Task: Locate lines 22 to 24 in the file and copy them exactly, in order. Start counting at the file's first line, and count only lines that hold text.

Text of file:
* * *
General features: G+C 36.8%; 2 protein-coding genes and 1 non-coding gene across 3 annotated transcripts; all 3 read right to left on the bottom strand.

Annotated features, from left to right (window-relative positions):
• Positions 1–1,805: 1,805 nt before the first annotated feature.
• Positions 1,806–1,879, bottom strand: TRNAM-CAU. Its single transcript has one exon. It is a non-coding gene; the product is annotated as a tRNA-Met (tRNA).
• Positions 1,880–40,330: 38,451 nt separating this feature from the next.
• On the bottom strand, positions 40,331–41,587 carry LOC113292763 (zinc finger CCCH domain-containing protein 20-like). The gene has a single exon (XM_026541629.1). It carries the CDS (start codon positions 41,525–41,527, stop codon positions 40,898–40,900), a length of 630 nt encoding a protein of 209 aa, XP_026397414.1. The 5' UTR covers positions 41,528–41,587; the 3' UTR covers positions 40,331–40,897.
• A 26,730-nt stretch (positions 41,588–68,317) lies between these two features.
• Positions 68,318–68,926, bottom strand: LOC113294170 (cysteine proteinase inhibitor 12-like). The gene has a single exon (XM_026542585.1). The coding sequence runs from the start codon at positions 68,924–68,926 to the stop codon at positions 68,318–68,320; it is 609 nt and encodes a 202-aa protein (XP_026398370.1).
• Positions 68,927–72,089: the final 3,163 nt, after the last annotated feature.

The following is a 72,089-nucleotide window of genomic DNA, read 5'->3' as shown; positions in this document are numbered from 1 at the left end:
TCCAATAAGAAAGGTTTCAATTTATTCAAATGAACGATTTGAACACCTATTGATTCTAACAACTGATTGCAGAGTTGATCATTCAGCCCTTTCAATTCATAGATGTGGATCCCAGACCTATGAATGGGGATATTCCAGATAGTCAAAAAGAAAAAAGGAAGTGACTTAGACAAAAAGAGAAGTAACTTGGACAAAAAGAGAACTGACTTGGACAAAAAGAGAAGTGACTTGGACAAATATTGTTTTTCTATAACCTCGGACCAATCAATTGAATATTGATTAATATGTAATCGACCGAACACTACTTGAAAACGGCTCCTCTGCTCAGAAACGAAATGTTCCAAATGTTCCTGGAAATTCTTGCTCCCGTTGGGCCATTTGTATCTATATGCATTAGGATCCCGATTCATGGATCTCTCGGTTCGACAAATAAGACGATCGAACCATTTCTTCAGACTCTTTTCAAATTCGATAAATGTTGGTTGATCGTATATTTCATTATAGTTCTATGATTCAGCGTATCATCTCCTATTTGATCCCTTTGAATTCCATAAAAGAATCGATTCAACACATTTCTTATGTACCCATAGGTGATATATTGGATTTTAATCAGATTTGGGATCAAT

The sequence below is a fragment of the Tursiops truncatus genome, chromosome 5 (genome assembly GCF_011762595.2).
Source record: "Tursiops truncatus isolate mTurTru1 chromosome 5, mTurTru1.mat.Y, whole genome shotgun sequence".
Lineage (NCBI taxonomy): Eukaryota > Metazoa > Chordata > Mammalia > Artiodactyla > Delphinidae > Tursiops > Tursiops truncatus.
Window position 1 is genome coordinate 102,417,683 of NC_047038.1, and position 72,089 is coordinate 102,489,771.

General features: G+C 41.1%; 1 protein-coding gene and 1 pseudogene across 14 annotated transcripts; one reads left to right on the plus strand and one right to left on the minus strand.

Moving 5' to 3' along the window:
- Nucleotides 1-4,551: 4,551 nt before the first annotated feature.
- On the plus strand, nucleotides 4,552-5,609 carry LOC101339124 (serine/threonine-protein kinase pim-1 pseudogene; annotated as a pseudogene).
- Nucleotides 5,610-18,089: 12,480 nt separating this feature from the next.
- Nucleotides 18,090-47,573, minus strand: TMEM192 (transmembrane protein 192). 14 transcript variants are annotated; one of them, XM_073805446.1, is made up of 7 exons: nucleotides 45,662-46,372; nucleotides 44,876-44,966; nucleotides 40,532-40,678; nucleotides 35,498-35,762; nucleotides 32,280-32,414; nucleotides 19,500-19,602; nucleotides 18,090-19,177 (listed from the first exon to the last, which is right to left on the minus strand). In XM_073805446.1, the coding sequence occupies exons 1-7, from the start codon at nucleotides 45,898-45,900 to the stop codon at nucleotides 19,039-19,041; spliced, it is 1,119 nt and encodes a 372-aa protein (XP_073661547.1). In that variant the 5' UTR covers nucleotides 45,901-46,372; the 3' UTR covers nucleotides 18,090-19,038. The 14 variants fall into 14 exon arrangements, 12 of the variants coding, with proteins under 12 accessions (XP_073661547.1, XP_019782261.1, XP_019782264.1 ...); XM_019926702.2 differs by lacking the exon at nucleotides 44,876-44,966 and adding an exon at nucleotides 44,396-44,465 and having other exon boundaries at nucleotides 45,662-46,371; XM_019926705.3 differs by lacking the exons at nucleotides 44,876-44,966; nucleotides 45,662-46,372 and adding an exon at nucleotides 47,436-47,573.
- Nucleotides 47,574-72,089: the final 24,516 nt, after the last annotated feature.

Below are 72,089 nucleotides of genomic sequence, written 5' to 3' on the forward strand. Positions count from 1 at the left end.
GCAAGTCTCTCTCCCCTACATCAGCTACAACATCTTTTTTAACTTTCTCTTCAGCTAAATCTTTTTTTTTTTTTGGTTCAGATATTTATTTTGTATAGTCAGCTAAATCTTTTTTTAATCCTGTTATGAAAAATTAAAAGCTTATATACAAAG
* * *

- Nucleotides 47,574-72,089: the final 24,516 nt, after the last annotated feature.

Below are 72,089 nucleotides of genomic sequence, written 5' to 3' on the forward strand. Positions count from 1 at the left end.
GCAAGTCTCTCTCCCCTACATCAGCTACAACATCTTTTTTAACTTTCTCTTCAGCTAAATCTTTTTTTTTTTTTGGTTCAGATATTTATTTTGTATAGTCAGCTAAATCTTTTTTTAATCCTGTTATGAAAAATTAAAAGCTTATATACAAAG